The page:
In my corporate career, I spent the first few years learning the language, practicing the forms, and working hard to gain status and influence. This initial period was characterized by a focus on material gain and security, and it lasted for about 5 years. At a certain point, I became disenchanted with the play of things, and as a result I felt less and less engaged. Gradually my attention began to shift to alternative ways of organization and the fundamental question of what a human needs for effective collaboration.
A common question right now in the business sphere is how to better manage millennials in the workplace. I've been hearing this come up the last couple of years. Some say millennials are difficult to manage for a number of reasons. They are commonly described as oversensitive, entitled, and unrealistic. But since they're also the future of society, there's a pressing need to figure out how to fit them into the system we've created. To state it plainly, I'm frustrated at this entire discussion.
Maybe I'm being oversensitive (I'm technically a millennial after all), but this topic rubs a deeper frustration of mine right on the sore spot. To ask, "how can I better manage millennials?" is to not look any deeper than a symptom. I'm more interested in the question, "what about the way we work is ready to change?" In the workplace today we see band-aid after band-aid. So rarely do we get a chance to actually innovate our methods of collaboration.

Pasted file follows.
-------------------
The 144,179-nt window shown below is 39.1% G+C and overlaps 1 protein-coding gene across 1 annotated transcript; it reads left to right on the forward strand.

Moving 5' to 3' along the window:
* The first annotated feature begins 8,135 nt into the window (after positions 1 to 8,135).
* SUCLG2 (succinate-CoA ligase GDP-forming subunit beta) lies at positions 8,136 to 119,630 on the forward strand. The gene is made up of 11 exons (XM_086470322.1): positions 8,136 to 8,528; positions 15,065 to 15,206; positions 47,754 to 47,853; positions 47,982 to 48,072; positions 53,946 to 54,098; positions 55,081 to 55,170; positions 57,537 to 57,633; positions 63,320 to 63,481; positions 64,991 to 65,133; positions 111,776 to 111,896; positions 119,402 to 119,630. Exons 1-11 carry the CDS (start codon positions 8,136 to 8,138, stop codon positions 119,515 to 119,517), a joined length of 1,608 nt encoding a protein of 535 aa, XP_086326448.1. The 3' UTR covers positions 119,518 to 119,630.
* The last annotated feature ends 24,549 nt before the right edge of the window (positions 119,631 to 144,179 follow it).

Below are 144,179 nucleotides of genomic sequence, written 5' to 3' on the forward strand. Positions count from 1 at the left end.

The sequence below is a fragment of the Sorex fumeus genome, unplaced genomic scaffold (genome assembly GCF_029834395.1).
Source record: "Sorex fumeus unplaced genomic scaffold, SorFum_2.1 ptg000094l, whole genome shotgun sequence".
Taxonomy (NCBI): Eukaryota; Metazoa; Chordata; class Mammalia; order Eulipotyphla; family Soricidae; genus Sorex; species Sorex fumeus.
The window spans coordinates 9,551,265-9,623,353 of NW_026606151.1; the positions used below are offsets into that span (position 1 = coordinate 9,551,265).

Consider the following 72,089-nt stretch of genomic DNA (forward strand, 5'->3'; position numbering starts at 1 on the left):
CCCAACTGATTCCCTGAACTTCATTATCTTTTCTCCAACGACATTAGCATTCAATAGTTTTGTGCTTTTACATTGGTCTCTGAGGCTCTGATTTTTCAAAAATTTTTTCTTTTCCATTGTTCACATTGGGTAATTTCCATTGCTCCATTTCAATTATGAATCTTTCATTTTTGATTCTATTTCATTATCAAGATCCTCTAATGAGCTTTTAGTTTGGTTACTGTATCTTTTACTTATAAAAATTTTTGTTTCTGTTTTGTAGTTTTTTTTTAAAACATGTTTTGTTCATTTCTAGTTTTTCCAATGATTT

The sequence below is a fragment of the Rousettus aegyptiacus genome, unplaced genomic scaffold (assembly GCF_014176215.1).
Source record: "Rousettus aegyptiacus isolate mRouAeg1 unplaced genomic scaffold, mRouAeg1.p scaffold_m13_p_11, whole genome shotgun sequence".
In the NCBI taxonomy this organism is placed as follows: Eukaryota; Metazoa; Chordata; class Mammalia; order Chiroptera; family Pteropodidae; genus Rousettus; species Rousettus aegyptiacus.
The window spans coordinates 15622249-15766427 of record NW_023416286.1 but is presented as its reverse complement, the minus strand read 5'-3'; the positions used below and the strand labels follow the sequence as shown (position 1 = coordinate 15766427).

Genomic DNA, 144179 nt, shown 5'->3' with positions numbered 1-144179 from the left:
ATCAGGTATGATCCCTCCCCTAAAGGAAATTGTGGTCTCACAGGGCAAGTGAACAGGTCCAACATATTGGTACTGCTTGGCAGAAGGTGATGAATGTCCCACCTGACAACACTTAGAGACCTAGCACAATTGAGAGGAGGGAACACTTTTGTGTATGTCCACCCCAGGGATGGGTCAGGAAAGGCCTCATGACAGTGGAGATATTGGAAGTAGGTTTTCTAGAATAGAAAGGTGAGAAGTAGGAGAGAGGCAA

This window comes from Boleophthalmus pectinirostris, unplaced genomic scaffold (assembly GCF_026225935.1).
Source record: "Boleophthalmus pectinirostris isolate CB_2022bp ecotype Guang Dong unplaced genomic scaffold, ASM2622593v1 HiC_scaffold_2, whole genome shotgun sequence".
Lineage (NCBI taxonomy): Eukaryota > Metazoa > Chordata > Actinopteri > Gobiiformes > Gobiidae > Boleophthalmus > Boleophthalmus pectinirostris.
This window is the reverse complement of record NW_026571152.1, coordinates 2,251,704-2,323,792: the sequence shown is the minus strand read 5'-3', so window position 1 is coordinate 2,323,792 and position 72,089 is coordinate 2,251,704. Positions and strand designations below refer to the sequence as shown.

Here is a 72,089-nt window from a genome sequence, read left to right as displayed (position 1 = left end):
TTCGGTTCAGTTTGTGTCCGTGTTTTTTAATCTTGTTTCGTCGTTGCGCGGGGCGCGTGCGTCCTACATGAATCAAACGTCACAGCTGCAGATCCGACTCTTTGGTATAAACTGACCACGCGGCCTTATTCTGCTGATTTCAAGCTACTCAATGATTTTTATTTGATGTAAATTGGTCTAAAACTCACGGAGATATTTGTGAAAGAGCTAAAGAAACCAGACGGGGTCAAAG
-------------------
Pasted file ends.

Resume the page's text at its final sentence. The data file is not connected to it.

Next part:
This tendency is exposed by the millennial question. Millennials have become sensors that are sending an important signal. Workplace dynamics nowadays are largely sterile and predictable, and for good reason. Something in stasis is easier to control. The executive suite would be unable to call the shots effectively if there weren't strict control measures. While this strategy is effective in a number of ways, it's undeniable side effects are low engagement, psychological distress, and emotional suffering for individuals at every level of an organization.
I'm frustrated at what I see as a lack of inquiry at work over the "how" of it all. An inquiry is an alive thing, it's something that we continue to ask even while getting ideas and intuiting new notions. The inquiry remains because it is a better reflection of reality. The stasis of the modern workplace is an attempt to usurp a naturalness that interrelates with humanity. It's an ignoring of our own needs to grow and change.
Yes, it's important to look at what we can do in an immediate sense. What do we need right now for young people to have a better shot at contributing in a meaningful and non-exploitative way? I guess what I'd like to see is that line of thinking expanded to include a self-inquiry. What do we need now (short term thinking), and what about our current ways need changing (long term thinking)?
I'd love to hear any opinions or thoughts on this. Let me know if I'm missing something. This is a topic I'll be writing a lot more about.